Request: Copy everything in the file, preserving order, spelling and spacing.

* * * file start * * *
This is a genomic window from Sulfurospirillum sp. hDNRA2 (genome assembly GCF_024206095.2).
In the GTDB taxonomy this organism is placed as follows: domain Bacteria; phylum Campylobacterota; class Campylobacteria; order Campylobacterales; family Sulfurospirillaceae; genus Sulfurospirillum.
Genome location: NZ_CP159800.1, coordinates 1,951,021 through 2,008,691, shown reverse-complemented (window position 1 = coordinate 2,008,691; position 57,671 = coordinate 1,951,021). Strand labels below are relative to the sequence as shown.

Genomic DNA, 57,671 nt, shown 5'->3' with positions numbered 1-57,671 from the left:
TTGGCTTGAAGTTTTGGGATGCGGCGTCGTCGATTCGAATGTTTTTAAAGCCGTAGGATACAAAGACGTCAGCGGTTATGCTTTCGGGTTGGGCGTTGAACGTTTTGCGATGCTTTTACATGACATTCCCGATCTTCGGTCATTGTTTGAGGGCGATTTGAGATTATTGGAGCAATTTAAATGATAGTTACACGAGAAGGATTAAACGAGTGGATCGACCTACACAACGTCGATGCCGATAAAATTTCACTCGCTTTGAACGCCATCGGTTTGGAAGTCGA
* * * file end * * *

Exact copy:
This is a genomic window from Sulfurospirillum sp. hDNRA2 (genome assembly GCF_024206095.2).
In the GTDB taxonomy this organism is placed as follows: domain Bacteria; phylum Campylobacterota; class Campylobacteria; order Campylobacterales; family Sulfurospirillaceae; genus Sulfurospirillum.
Genome location: NZ_CP159800.1, coordinates 1,951,021 through 2,008,691, shown reverse-complemented (window position 1 = coordinate 2,008,691; position 57,671 = coordinate 1,951,021). Strand labels below are relative to the sequence as shown.

Genomic DNA, 57,671 nt, shown 5'->3' with positions numbered 1-57,671 from the left:
TTGGCTTGAAGTTTTGGGATGCGGCGTCGTCGATTCGAATGTTTTTAAAGCCGTAGGATACAAAGACGTCAGCGGTTATGCTTTCGGGTTGGGCGTTGAACGTTTTGCGATGCTTTTACATGACATTCCCGATCTTCGGTCATTGTTTGAGGGCGATTTGAGATTATTGGAGCAATTTAAATGATAGTTACACGAGAAGGATTAAACGAGTGGATCGACCTACACAACGTCGATGCCGATAAAATTTCACTCGCTTTGAACGCCATCGGTTTGGAAGTCGA